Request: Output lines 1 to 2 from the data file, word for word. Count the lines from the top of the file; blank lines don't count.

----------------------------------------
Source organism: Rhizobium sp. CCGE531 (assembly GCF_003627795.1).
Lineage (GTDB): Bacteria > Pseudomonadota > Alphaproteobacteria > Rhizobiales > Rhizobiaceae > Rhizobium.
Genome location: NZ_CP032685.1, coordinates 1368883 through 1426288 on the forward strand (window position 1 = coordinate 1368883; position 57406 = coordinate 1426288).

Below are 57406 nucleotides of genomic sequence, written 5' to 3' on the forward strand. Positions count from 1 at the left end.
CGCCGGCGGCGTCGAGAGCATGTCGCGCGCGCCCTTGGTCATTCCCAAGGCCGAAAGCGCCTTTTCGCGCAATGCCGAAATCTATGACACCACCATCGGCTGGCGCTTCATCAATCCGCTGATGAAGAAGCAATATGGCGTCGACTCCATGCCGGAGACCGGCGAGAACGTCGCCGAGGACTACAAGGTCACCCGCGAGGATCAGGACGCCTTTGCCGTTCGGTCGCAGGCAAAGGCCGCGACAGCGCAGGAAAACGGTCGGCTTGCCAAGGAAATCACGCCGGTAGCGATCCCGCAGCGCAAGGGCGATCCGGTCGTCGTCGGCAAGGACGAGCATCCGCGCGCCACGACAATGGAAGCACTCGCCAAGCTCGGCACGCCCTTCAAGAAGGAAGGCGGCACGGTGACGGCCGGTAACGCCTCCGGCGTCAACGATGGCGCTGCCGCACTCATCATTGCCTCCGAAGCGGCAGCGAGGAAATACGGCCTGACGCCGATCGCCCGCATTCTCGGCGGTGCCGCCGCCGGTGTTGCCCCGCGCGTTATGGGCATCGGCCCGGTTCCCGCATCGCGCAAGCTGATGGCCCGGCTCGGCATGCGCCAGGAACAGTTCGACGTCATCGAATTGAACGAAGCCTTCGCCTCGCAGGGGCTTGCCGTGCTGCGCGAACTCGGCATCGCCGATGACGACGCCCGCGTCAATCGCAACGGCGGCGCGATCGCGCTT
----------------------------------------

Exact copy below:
Source organism: Rhizobium sp. CCGE531 (assembly GCF_003627795.1).
Lineage (GTDB): Bacteria > Pseudomonadota > Alphaproteobacteria > Rhizobiales > Rhizobiaceae > Rhizobium.